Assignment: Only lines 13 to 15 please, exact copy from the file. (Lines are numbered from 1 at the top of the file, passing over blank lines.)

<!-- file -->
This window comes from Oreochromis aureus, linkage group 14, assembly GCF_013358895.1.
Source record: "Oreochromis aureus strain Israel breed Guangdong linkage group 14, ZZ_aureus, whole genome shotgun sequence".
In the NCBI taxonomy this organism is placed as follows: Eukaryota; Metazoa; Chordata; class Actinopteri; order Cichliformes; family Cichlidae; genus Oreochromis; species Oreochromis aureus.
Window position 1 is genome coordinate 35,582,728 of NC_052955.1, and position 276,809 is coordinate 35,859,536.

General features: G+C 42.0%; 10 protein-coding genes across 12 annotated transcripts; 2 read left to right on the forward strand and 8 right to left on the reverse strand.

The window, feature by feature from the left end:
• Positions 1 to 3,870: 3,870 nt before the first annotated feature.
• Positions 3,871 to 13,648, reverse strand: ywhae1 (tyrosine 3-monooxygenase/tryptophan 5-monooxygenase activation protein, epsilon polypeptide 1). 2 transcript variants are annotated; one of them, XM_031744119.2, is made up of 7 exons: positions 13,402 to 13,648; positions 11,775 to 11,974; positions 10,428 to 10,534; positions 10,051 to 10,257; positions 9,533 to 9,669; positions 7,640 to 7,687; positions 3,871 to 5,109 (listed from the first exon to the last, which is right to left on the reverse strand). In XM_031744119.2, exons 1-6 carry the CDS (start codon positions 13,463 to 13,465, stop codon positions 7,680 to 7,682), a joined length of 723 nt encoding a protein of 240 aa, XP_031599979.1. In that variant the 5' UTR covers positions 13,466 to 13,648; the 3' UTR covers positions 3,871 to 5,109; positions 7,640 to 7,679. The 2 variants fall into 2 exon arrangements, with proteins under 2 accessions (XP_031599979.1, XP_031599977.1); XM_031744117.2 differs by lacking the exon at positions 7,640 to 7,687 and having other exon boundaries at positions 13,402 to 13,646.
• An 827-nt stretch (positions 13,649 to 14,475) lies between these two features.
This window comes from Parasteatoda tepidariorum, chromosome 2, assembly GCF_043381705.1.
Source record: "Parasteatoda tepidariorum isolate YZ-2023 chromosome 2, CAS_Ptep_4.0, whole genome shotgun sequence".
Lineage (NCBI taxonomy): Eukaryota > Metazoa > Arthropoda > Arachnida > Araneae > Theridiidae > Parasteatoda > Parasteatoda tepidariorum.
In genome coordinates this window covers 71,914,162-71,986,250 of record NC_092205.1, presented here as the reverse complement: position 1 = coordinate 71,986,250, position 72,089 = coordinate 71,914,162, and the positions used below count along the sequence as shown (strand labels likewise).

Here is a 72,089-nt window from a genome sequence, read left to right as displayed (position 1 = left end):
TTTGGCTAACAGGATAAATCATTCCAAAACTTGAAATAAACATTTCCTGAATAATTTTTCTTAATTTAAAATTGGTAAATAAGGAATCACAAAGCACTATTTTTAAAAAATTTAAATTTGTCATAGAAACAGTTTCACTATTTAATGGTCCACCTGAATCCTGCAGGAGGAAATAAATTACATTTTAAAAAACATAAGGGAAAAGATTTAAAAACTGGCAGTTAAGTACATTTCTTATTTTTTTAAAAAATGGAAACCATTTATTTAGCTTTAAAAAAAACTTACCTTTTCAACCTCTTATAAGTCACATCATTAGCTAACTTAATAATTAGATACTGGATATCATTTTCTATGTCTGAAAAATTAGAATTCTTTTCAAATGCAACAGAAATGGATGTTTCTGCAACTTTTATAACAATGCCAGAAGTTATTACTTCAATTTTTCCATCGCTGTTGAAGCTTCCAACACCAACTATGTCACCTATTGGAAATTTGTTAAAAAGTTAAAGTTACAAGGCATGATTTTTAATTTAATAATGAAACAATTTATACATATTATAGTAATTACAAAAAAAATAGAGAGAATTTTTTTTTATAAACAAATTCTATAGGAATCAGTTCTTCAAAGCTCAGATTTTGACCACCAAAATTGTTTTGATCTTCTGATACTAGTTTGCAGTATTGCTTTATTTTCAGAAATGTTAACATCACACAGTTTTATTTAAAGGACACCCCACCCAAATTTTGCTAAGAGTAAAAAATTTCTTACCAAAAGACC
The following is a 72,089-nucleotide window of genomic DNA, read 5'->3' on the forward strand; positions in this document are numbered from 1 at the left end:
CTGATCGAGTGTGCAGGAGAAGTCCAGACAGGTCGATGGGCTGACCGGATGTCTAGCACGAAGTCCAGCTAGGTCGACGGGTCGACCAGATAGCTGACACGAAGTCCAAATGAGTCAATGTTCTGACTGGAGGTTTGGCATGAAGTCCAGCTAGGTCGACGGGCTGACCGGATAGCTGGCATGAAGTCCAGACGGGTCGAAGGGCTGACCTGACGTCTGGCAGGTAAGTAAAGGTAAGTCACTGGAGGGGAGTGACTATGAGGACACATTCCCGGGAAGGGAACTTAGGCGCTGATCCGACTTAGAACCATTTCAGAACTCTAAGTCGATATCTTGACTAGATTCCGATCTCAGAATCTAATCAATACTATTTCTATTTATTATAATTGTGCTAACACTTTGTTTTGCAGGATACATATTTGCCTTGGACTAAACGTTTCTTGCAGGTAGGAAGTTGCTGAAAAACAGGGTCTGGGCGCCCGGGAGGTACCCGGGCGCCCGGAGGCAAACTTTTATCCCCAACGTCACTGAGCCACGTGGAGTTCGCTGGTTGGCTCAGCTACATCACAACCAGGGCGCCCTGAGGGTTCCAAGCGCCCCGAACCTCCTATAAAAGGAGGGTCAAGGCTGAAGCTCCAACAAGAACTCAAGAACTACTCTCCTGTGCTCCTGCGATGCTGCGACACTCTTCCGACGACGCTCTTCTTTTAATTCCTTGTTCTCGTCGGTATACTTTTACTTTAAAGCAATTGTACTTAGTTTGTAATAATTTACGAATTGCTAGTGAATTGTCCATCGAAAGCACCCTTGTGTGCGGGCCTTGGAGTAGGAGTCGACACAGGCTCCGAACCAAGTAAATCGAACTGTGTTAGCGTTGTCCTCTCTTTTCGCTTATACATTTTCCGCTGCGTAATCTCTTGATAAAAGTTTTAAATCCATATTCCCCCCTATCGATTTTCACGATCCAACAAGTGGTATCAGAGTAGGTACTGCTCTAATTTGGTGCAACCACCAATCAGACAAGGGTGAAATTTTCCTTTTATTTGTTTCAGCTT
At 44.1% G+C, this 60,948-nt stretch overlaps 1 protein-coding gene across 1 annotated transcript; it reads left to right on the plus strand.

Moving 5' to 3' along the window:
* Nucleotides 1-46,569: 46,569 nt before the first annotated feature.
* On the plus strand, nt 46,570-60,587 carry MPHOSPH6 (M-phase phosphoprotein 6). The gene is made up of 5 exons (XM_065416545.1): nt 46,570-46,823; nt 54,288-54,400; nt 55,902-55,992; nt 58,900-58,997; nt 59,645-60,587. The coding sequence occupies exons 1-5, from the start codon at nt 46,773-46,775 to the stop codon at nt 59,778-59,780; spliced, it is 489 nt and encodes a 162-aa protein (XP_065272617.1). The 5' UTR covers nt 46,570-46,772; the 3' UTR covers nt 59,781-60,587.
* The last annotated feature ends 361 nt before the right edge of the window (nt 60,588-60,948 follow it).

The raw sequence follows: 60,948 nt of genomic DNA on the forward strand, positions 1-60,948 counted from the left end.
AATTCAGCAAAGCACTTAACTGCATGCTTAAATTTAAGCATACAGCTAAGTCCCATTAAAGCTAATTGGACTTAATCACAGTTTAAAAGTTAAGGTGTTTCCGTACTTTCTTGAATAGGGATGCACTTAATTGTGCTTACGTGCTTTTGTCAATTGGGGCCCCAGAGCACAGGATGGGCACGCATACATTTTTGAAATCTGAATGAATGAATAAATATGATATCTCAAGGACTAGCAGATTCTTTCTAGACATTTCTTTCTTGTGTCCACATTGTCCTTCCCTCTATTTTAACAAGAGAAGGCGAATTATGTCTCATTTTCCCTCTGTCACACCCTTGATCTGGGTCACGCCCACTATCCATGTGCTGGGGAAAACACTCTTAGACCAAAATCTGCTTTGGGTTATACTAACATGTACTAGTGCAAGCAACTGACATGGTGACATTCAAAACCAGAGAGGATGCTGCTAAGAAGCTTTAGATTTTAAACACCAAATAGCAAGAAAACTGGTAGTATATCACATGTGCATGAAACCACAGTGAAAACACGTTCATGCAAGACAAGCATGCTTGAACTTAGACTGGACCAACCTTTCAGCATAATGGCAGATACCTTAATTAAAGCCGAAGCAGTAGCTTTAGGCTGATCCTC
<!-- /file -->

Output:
In genome coordinates this window covers 71,914,162-71,986,250 of record NC_092205.1, presented here as the reverse complement: position 1 = coordinate 71,986,250, position 72,089 = coordinate 71,914,162, and the positions used below count along the sequence as shown (strand labels likewise).

Here is a 72,089-nt window from a genome sequence, read left to right as displayed (position 1 = left end):
TTTGGCTAACAGGATAAATCATTCCAAAACTTGAAATAAACATTTCCTGAATAATTTTTCTTAATTTAAAATTGGTAAATAAGGAATCACAAAGCACTATTTTTAAAAAATTTAAATTTGTCATAGAAACAGTTTCACTATTTAATGGTCCACCTGAATCCTGCAGGAGGAAATAAATTACATTTTAAAAAACATAAGGGAAAAGATTTAAAAACTGGCAGTTAAGTACATTTCTTATTTTTTTAAAAAATGGAAACCATTTATTTAGCTTTAAAAAAAACTTACCTTTTCAACCTCTTATAAGTCACATCATTAGCTAACTTAATAATTAGATACTGGATATCATTTTCTATGTCTGAAAAATTAGAATTCTTTTCAAATGCAACAGAAATGGATGTTTCTGCAACTTTTATAACAATGCCAGAAGTTATTACTTCAATTTTTCCATCGCTGTTGAAGCTTCCAACACCAACTATGTCACCTATTGGAAATTTGTTAAAAAGTTAAAGTTACAAGGCATGATTTTTAATTTAATAATGAAACAATTTATACATATTATAGTAATTACAAAAAAAATAGAGAGAATTTTTTTTTATAAACAAATTCTATAGGAATCAGTTCTTCAAAGCTCAGATTTTGACCACCAAAATTGTTTTGATCTTCTGATACTAGTTTGCAGTATTGCTTTATTTTCAGAAATGTTAACATCACACAGTTTTATTTAAAGGACACCCCACCCAAATTTTGCTAAGAGTAAAAAATTTCTTACCAAAAGACC